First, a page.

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    Something easy I shouldn't be struggling with but can't seem to do:

    A^2 + B^2 - 2AB\cos(k)

    Use the substitution \cos(k) = \tanh(2\theta) and  A = \sinh\theta and  B = \cosh\theta to show that A^2 + B^2 - 2AB\cos(k) = \sin(k)

    I can get as far as showing A^2 + B^2 - 2AB\cos(k) = (A^2 + B^2)\sin^2k but then keep seeming to go around in circles.
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    what are A and B??
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     A = \sinh\theta B = \cosh\theta
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    (Original post by barnisaurusrex)
     A = \sinh\theta B = \cosh\theta
    sinh^2x+cosh^2x=cosh2x

    2sinhxcosh2x=sinh2x

    Using those would finish off the question easily
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    (Original post by barnisaurusrex)
     A = \sinh\theta B = \cosh\theta
    Didn't pass the step that you got to to arrive at the answer so if you show your steps, I can give you some guidance.

    Alternatively, if you want to start it fresh, play with the idea  sin(k) = \sqrt{1-tanh^2(2 \theta)}= sech(2 \theta)
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    (Original post by Clarity Incognito)
    Didn't pass the step that you got to to arrive at the answer so if you show your steps, I can give you some guidance.

    Alternatively, if you want to start it fresh, play with the idea  sin(k) = \sqrt{1-tanh^2(2 \theta)}= sech(2 \theta)
    Already tried that one, and the identities above. I'm trying to eliminate A and B here and everything I try gets rid of some A's and B's and adds a few more. Can you suggest an immediate step from the point I got to?


    edit: hold on, how incredible retarded of me.  A^2 + B^2 = cosh2\theta = 1/sech2\theta = 1/sink.

    sigh. Knew it was something simple. Cheers CI.
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    (Original post by barnisaurusrex)
    Already tried that one, and the identities above. I'm trying to eliminate A and B here and everything I try gets rid of some A's and B's and adds a few more. Can you suggest an immediate step from the point I got to?
    A^2+B^2=sinh^2\theta + cosh^2\theta=cosh2\theta

    2ABcosk=sinh2\theta tanh2\theta=\frac{sinh^2 2\theta}{cosh2\theta}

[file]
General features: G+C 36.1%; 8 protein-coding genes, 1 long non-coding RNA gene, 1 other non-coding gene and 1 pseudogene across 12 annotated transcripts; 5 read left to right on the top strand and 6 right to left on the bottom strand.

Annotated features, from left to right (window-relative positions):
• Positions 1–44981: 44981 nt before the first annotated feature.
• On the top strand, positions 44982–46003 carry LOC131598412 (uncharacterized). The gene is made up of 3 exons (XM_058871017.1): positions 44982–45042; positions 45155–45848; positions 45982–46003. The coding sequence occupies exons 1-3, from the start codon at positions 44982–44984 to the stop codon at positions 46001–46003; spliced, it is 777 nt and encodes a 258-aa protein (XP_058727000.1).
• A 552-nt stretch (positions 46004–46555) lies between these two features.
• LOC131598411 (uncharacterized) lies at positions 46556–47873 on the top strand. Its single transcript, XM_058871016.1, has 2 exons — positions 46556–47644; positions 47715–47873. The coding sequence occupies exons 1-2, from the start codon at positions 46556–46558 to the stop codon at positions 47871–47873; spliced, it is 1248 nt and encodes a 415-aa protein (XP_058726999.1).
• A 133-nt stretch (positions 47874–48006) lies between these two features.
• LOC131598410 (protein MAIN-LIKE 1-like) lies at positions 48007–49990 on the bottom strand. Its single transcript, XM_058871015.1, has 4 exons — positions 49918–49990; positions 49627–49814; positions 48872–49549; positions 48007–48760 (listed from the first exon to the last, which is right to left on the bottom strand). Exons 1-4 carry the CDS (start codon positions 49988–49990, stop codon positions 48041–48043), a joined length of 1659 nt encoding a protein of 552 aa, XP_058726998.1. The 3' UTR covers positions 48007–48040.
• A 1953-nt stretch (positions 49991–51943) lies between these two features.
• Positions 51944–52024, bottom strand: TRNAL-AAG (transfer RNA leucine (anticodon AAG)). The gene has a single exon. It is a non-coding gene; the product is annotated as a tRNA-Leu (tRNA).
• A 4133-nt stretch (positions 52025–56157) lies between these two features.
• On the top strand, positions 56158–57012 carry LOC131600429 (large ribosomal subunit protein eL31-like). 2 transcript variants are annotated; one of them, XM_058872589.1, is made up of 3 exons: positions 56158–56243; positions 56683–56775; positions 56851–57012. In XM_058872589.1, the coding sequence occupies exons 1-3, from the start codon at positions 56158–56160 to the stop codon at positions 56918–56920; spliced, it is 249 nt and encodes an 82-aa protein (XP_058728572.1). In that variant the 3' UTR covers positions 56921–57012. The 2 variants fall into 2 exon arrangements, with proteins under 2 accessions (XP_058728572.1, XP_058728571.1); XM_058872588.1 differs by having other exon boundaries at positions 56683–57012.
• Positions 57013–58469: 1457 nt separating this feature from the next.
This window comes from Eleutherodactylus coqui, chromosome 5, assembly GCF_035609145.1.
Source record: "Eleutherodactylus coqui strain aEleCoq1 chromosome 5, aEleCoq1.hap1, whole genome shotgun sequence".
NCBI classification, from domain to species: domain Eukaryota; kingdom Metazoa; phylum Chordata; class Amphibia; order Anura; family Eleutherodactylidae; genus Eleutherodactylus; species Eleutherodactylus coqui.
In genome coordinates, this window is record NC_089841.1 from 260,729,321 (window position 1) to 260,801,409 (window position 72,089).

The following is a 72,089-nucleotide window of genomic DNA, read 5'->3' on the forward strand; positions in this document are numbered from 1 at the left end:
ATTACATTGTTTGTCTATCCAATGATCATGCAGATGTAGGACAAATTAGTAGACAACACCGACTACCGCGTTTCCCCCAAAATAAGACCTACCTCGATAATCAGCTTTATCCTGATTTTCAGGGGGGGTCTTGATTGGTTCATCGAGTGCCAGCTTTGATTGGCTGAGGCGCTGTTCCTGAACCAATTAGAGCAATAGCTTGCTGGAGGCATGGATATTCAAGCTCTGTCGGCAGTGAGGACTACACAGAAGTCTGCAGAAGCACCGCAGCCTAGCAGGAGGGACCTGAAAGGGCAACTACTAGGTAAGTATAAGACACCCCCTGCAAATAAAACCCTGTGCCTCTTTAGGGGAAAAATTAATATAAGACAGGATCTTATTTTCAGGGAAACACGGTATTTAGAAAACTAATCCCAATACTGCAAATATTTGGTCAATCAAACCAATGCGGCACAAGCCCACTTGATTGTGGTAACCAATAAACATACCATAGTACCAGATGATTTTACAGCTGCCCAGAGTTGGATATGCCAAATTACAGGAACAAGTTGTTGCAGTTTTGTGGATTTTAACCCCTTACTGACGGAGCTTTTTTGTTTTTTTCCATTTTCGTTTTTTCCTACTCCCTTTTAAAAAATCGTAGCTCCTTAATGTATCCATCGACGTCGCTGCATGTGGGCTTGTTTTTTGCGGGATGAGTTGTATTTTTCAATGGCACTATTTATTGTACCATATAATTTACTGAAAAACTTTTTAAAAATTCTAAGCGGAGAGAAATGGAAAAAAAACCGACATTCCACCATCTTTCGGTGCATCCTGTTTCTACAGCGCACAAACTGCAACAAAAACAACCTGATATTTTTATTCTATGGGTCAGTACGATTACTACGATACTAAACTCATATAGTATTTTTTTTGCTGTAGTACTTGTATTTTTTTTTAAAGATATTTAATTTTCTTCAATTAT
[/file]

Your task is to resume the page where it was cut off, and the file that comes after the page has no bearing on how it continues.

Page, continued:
A^2+B^2-2ABcosk=cosh2\theta-\frac{sinh^2 2\theta}{cosh2\theta}=\frac{cosh  ^2 2\theta-sinh^2 2\theta}{cosh2\theta}=sech 2\theta=sink
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    (Original post by barnisaurusrex)
    Already tried that one, and the identities above. I'm trying to eliminate A and B here and everything I try gets rid of some A's and B's and adds a few more. Can you suggest an immediate step from the point I got to?


    edit: hold on, how incredible retarded of me.  A^2 + B^2 = cosh2\theta = 1/sech2\theta = 1/sink.

    sigh. Knew it was something simple. Cheers CI.
    No worries
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    I don't suppose you also get  2B^2 - 2ABcos(k) also equalling \sin(k) do you? My equation would work out nicely if it did but I can't seem to show it yet again, if it does. I have a feeling it doesn't though.
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    (Original post by barnisaurusrex)
    I don't suppose you also get  2B^2 - 2ABcos(k) also equalling \sin(k) do you? My equation would work out nicely if it did but I can't seem to show it yet again, if it does. I have a feeling it doesn't though.
    If  2B^2 - 2ABcos(k) = sin(k)

    then

     A^2 + B^2 - 2ABcos(k) = 2B^2 - 2ABcos(k)

    implies that

     A^2 = B^2

     sinh^2 \theta = cosh^2 \theta of which no solutions exist therefore

    sinh^2 \theta \not= cosh^2 \theta \forall \theta and so what we wanted to show is the same as sin(k) is not true.
 
 
 
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